Nukapai said…
Ah, now first, I was intrigued and entertained by your excellent post... until I saw... a SQUIRREL! DIE! DIE!

Juggling Mother said…
Oh what a sensible take on evolution!

The mutation probably happened lots of times, but only became dominant when the environment changed.

If only everyone could understand that simple explanation we might not have so many problems in the world.

I regularly get mired in evolution discussions on blogs (it's a pet hobby you know), and their inability to grasp the fundemental concept of evolution so concisely put by you baffles me!
Oreo said…
OOOOHHHH, an albino squirrel, I wonder what he would taste like.....
Aginoth said…
Apparently grey squirrels are the best to eat, and Red squirrels taste horrible.
HI! Came on over here from Oreo's blog when you mentioned the albino squirrels. We've got those in our neighborhood too! Nearly invisible against the snow here in Minnesota, but they sure are easy to spot in the summer.
Ditsy Chick said…
Isn't if funny that people's ideas about race come down to such a tiny little mistake?
queenofsass said…
Thank goodness the mystery is solved...we are all just freaks of nature.
magz said…
I like the way ya think David, it's why I keep coming back here, for you rarely fail to set me off on some sort of tangent that stretches my brain.

You're the True Cool amongst bloggers; a man with designer genes.

Best O the Season to you and yours my friend.. want I should ship ya a chicken or 5 for Xmas?
Diane Mandy said…
Anoher interesting post. I actually caught a story on this on NPR. Thanks for shedding more insight!
Lora said…
Interesting I never gave it much thought, but then we would have to find some logical explainations for such differences. Now that we are a more mobile society that has vitamins evailable in pill for I wonder if it makes one wit of difference anymore.
Michelle said…
Fabulous post Dave. I read the full article and 100% agree the person reporting is no scientist.
Fascinating stuff.
utenzi said…
Lora! You're still with us. It's great to see you visiting.

Michelle, thanks for the confirmation. Sometimes I read too much into stuff.

Diane, thanks! Have a great's only a few days now.

Maggie, I keep trying to find tangents for you to think about.

D. Chick, well--that one nucleic acid just accounts for a third of the color difference. Therre's more to it than just that but more important is that this is only skin color we're talking about. There's a lot more to race than just skin color.
nancy said…
I find this kind of stuff fascinating..... Good post.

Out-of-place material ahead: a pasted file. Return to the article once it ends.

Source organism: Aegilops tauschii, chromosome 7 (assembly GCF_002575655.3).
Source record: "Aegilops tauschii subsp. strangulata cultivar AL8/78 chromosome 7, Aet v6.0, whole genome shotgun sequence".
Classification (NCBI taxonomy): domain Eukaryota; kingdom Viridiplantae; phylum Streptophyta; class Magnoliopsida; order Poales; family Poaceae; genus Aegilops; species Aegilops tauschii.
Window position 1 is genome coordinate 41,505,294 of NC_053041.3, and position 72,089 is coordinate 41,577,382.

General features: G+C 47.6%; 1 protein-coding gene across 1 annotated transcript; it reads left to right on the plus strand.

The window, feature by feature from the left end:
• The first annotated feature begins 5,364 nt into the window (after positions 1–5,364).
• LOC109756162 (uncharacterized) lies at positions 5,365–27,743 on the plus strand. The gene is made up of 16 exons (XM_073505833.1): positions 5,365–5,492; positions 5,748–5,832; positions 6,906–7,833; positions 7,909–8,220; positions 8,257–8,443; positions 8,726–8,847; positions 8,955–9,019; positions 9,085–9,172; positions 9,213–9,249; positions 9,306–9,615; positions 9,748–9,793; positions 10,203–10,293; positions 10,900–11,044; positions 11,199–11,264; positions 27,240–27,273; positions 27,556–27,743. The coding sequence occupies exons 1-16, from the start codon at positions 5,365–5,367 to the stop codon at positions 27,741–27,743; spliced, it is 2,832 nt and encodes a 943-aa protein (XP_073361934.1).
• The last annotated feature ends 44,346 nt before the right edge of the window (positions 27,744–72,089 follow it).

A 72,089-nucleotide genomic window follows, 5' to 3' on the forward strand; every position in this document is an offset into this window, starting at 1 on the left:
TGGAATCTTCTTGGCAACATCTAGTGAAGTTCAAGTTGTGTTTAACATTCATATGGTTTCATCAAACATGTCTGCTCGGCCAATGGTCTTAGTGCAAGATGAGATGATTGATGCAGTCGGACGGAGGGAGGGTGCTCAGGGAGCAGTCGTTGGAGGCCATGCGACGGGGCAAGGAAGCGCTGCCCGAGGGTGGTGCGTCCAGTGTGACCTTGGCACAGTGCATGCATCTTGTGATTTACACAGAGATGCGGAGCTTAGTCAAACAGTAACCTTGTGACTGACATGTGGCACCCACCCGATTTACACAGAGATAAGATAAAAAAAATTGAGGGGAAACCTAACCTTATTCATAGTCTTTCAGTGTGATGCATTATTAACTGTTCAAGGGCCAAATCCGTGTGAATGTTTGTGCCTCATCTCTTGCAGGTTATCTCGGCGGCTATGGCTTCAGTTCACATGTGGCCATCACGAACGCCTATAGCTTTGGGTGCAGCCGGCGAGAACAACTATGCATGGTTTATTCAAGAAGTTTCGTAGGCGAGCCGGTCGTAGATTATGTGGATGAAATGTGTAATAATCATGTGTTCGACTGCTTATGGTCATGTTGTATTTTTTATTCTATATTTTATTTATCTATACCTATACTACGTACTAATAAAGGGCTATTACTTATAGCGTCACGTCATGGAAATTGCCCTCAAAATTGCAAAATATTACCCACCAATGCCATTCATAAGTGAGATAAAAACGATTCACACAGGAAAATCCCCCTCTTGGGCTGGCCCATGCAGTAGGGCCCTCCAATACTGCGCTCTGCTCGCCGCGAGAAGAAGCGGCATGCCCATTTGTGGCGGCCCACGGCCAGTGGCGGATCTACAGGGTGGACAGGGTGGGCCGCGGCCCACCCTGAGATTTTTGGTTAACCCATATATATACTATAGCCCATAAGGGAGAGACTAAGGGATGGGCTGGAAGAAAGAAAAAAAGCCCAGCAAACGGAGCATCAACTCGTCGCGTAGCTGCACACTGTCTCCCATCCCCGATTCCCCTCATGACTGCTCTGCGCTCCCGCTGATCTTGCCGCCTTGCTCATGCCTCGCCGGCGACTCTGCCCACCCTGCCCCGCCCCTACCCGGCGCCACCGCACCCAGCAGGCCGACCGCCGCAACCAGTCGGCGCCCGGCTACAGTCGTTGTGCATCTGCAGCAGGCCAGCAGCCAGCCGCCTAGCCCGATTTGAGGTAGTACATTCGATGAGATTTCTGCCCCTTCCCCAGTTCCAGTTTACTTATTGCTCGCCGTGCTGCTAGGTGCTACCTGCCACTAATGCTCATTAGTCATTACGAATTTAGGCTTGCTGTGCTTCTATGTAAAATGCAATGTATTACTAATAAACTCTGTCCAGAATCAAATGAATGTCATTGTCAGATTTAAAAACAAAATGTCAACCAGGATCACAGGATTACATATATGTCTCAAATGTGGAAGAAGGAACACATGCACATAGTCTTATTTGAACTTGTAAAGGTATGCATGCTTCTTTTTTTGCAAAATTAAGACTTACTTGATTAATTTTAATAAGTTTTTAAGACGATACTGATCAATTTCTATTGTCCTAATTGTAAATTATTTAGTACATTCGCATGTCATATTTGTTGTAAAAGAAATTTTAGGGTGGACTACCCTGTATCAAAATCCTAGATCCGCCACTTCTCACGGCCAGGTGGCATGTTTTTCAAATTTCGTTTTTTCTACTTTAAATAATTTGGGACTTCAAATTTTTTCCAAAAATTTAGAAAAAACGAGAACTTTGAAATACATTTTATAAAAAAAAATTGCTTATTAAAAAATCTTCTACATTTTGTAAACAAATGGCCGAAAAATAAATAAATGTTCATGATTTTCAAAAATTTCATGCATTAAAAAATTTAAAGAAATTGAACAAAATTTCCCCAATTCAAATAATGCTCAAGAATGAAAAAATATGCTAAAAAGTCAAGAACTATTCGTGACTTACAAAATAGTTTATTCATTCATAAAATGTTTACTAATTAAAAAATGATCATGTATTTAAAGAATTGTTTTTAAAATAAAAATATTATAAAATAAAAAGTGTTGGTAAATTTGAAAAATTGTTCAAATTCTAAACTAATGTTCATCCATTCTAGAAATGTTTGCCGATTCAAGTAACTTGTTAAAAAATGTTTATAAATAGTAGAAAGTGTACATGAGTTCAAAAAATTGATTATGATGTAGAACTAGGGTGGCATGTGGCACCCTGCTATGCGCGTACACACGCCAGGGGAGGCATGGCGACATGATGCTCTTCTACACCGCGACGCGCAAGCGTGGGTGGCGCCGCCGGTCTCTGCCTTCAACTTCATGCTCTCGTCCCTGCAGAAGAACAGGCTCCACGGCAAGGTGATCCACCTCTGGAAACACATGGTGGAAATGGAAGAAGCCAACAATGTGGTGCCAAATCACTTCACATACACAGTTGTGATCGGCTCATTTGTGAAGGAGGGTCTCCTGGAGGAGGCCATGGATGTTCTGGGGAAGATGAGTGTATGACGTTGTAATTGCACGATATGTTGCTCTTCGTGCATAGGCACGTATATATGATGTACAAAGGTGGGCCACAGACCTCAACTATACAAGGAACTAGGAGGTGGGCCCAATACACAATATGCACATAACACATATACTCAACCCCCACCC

Wishing you a Very Merry Christmas!
No_Newz said…
This just makes me happy to be black. You poor white folks are just mutants. hhahaha!
Merry Christmas if I don't "see" you before it comes.
Love, your soul sista,
Lois Lane
Plain Jane said…
All I know is that I am one white "cracker" according to my spousal. *laughs* Here from Michele's.

~ pj ~
That was extremely interesting! (And I normally would not say that) Thanks for putting it into laymen terms for those of us who don't understand Scientific speak, very much.

Wanted to take this chance to wish you and yours a Very Merry Christmas and Happy New Years Utnezi! :-) Headed out of town unti after the New Year. So I'll catch up with you, in 2006!

Pearl said…
Always glad to hear about genetics. Interesting findings.

I'm wary of any news these days because every minutae is tarted up, scientific or not. (There can't even be a vehicle accident, a truck has to slam into a bus on year ago today.)
Miss Ann Thrope said…
That was deep, skin deep! :)

Hi, you sent me!

Thanks for visitng my blog! I've been reading Michele for a while before I started blogging, and never have I thought that she could be SCA. I wonder if SCA was Michele's Mr. wonderful?

Have a Merry Christmas, Utenzi!
Michele sent me, HOURS Ago...I got interupted by a wonderful visitor who just left a few minutes ago...Very interesting post...I had never heard this before but it sure makes senseAnd of course, as you said there is a lot more to race than pigmentation...
Grace said…
Interesting article.

In anthroplogy we learned race is a cultural construct. the comment "from dunbaris" posted here describes the theory:

If we were all blind we would not divide by color. there are other genetic differences we could divide eachother by. Would a blind man know Eminem, Elvis & Tina Marie were "white" if we didn't make a huge issue of it? Would that music exist had slavery not existed?

as for the article- journalists are good at PR these days more than at reporting investigated facts.
Lish said…
You always have interesting and informative things to share with us Utenzi.
poopie said…
Heh. Perhaps if the "journalist" had spent days breeding fruit flies in genetics 101 he or she would have a firmer grasp on the whole thing. My flies never did co-operate.
Oreo said…
HEHEHE HEHEHE Go see what I gave Mom for Christmas......HEHEHE
Nancy said…
Wishing you a Very Merry Christmas.
phoenix said…
Merry Christmas Utenzi!! May your day be all that you could wish for!